WHO Manager Steeve Ebener Unites Global Support of Human Health with GIS
This article is part of an ongoing series honoring individuals who have made a difference in the world by applying a GIS solution to challenges or needs within conservation or their communities. Since these unique individuals have been selected for their innovations or special achievements in a particular field, the series is appropriately named GIS Heroes. Esri recognizes Steeve Ebener as a GIS hero.
Whether on the archery field or working to improve health information systems for the World Health Organization (WHO), Steeve Ebener strives for perfection. That trait makes him well suited to the difficult task of designing GIS data standards that can be adapted globally, help improve human health locally, and integrate both spatial and temporal dimensions. If his records in archery (12 national champion titles in Switzerland) are any indication, his professional endeavors will also continue to hit the mark.
Ebener, a Swiss citizen, came across GIS in 1994 when studying geology at the University of Geneva, Switzerland. He integrated the use of GIS into his Ph.D. thesis on watershed modeling, completed in 1999. His geology background taught him to look at information both in space and over time when he began work at WHO nine years ago.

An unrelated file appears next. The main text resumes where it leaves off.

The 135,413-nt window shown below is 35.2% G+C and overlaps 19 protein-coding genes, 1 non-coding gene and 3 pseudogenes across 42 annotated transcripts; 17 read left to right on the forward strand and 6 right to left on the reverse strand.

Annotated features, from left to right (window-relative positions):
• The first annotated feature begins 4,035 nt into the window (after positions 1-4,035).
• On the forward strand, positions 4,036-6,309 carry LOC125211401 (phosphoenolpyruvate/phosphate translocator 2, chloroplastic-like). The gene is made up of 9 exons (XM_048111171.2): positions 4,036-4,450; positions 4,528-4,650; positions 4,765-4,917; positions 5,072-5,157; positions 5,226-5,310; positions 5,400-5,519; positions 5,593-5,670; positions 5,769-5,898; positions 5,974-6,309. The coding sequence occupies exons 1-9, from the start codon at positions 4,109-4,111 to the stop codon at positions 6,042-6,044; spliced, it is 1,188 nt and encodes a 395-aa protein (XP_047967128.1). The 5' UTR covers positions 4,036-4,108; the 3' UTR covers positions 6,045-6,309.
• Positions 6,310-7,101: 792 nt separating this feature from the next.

As a project manager within the WHO e-health team, Ebener works tirelessly on projects contributing to the development of an international spatial data infrastructure (SDI) platform for the collection, management, analysis, visualization, and sharing of information. Although SDI is not a topic that makes headlines, Ebener is dedicated to providing a foundation for correct and shareable information that is essential for making dependable analyses and good decisions. As a result, WHO's Second Administrative Level Boundaries (SALB) dataset came into existence.